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Ruth Nicole Brown | C-U Women Outdoors

Updated: Nov 19, 2019

Our C-U Women Outdoors series is all about highlighting the women in our community who are passionate about the outdoors. Meet Ruth Nicole Brown, a professor at the University of Illinois whose research focuses on black girlhood and their experiences outdoors.


Name: Ruth Nicole Brown


Occupation:

Associate Professor of Gender and Women’s Studies and Education Policy, Organization and Leadership at the University of Illinois Urbana-Champaign


Ruth Nicole Brown is an artist, scholar, mother, and outdoor enthusiast. She is the visionary of Saving Our Lives Hear Our Truths (SOLHOT), an intentional social practice of celebrating Black girlhood with Black girls and those who love them. Brown is an Associate Professor at the University of Illinois Urbana-Champaign and a Public Voices Fellow of The OpEd Project. 


What does “outdoors” mean to you?

I grew up in south suburban Chicago and we played outside. For me, the outside is synonymous with the outdoors. The goal was to get outside as early your parents would agree to, knock on the doors of friends to see if they could come out and play, and enjoy the neighborhood together. As a child the outdoors meant a good time and provided opportunities to wonder and ask lots of questions about it all.

My mother often tells a story about how I begged her to become a member of our local nature center at age 9. I was really in awe of Owls and owl pellets. Remember the physical cube where you can put your hand inside various holes to feel what was inside and make guesses at the material? Well I’m still very much into how the outdoors make me feel, exploring those feelings, collecting materials of different textures, and learning about plant and animal life. I find wildness especially intriguing.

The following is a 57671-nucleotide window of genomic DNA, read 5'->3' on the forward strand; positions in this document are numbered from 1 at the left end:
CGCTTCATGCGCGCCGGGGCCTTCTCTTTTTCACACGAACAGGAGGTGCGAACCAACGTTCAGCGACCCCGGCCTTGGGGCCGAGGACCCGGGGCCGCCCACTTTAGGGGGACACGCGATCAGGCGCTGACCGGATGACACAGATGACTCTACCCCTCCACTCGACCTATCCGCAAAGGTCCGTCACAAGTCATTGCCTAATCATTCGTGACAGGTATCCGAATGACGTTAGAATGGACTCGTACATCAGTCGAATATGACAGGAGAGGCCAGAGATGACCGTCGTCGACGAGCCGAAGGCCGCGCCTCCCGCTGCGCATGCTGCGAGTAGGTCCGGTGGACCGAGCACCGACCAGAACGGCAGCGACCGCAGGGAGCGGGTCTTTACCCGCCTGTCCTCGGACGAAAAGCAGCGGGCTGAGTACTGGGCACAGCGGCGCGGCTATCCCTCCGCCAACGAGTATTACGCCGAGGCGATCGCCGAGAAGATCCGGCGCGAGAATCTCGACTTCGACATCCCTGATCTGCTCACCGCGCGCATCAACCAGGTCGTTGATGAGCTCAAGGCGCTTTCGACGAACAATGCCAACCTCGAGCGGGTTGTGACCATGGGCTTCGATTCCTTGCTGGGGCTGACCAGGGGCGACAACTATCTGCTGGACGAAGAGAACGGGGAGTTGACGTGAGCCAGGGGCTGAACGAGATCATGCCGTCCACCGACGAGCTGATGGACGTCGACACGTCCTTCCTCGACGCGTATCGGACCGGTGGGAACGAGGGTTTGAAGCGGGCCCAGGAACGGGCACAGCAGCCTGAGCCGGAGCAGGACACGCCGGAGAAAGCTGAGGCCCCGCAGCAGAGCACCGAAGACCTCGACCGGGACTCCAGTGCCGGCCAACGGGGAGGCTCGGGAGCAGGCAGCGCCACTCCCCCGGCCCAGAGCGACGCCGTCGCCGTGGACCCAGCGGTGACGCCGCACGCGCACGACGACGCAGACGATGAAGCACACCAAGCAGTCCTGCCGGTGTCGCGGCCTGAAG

Recently, I’ve returned to the outdoors. I had almost forgotten how much I love it. Now, I’m playing outside as a researcher. The things I now collect I look up and study. I write about the questions I have and take lots of photographs. I am interested in making connections between the outdoors and Black girlhood as it relates to environmental justice, walking meditation, field recordings, Black girls and women’s contemplative thought, and Black artist’s representations and ecowomanist preoccupations with the outdoors.


If the weather is nice on a Saturday, what can we find you doing?

On a nice Saturday I’m heading to the Douglas-Hart Nature Center with my four children.


Your current research is focused on black girlhood and the outdoors. Was there anything specific that lead you to this topic?

There were several things that happened that lead me back outside. Without getting into the specifics of it all, I believe that my heart was leading me. In many ways feeling entrapped by buildings and classrooms, needing space to clear my mind, and wanting to listen more deeply to my internal compass, I went outdoors. It was a search for pleasure and honestly, some kind of escape. I found desire and also the police. It was no escape. In any case my mind started working with my heart and my hands and answers presented themselves in various color combinations, sounds, and found objects.

Now, I’m writing about the connections between Black girlhood and nature. I’ve written a lot of poetry. I had the awesome experience of taking classes from one of my colleagues at UIUC, Ryan Griffis and became introduced to the language of the Anthropocene. So much is coming together for me and like much of the research I most admire, I love when scholars make connections between commonly assumed unrelated topics. I’m thankful to the research of Dr. Treva Ellison, Dr. Chelsea Frazier, Dr. Fikile Nxumalo, Dr. Sarah Jane Cervenak and Dr. J. Kameron Carter who have all written so powerfully on various aspects of Black ecology and whose work I was really glad to find when I began my own study.